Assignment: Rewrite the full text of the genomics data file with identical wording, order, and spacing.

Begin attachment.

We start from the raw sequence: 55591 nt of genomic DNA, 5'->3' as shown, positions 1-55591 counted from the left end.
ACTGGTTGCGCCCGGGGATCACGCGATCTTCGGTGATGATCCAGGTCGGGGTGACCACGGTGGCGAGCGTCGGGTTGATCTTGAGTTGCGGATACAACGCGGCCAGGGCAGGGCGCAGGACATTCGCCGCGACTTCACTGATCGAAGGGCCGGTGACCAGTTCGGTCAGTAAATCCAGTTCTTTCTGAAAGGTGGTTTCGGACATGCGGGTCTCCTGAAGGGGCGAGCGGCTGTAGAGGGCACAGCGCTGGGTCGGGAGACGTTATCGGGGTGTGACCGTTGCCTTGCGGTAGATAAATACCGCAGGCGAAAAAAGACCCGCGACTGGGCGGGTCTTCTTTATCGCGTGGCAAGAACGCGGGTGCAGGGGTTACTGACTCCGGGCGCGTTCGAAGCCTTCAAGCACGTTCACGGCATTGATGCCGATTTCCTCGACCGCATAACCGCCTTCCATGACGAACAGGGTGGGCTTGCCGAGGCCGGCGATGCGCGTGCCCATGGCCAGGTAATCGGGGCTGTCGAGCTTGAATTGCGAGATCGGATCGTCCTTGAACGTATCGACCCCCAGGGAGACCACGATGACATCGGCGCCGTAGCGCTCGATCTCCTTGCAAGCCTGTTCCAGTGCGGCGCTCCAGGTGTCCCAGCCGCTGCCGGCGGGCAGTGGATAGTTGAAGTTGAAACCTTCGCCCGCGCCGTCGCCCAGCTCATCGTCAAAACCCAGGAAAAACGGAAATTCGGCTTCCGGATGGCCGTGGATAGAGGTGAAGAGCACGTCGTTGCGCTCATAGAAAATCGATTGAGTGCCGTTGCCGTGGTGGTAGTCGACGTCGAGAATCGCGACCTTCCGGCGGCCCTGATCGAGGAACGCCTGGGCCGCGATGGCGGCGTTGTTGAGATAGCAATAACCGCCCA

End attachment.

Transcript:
We start from the raw sequence: 55591 nt of genomic DNA, 5'->3' as shown, positions 1-55591 counted from the left end.
ACTGGTTGCGCCCGGGGATCACGCGATCTTCGGTGATGATCCAGGTCGGGGTGACCACGGTGGCGAGCGTCGGGTTGATCTTGAGTTGCGGATACAACGCGGCCAGGGCAGGGCGCAGGACATTCGCCGCGACTTCACTGATCGAAGGGCCGGTGACCAGTTCGGTCAGTAAATCCAGTTCTTTCTGAAAGGTGGTTTCGGACATGCGGGTCTCCTGAAGGGGCGAGCGGCTGTAGAGGGCACAGCGCTGGGTCGGGAGACGTTATCGGGGTGTGACCGTTGCCTTGCGGTAGATAAATACCGCAGGCGAAAAAAGACCCGCGACTGGGCGGGTCTTCTTTATCGCGTGGCAAGAACGCGGGTGCAGGGGTTACTGACTCCGGGCGCGTTCGAAGCCTTCAAGCACGTTCACGGCATTGATGCCGATTTCCTCGACCGCATAACCGCCTTCCATGACGAACAGGGTGGGCTTGCCGAGGCCGGCGATGCGCGTGCCCATGGCCAGGTAATCGGGGCTGTCGAGCTTGAATTGCGAGATCGGATCGTCCTTGAACGTATCGACCCCCAGGGAGACCACGATGACATCGGCGCCGTAGCGCTCGATCTCCTTGCAAGCCTGTTCCAGTGCGGCGCTCCAGGTGTCCCAGCCGCTGCCGGCGGGCAGTGGATAGTTGAAGTTGAAACCTTCGCCCGCGCCGTCGCCCAGCTCATCGTCAAAACCCAGGAAAAACGGAAATTCGGCTTCCGGATGGCCGTGGATAGAGGTGAAGAGCACGTCGTTGCGCTCATAGAAAATCGATTGAGTGCCGTTGCCGTGGTGGTAGTCGACGTCGAGAATCGCGACCTTCCGGCGGCCCTGATCGAGGAACGCCTGGGCCGCGATGGCGGCGTTGTTGAGATAGCAATAACCGCCCA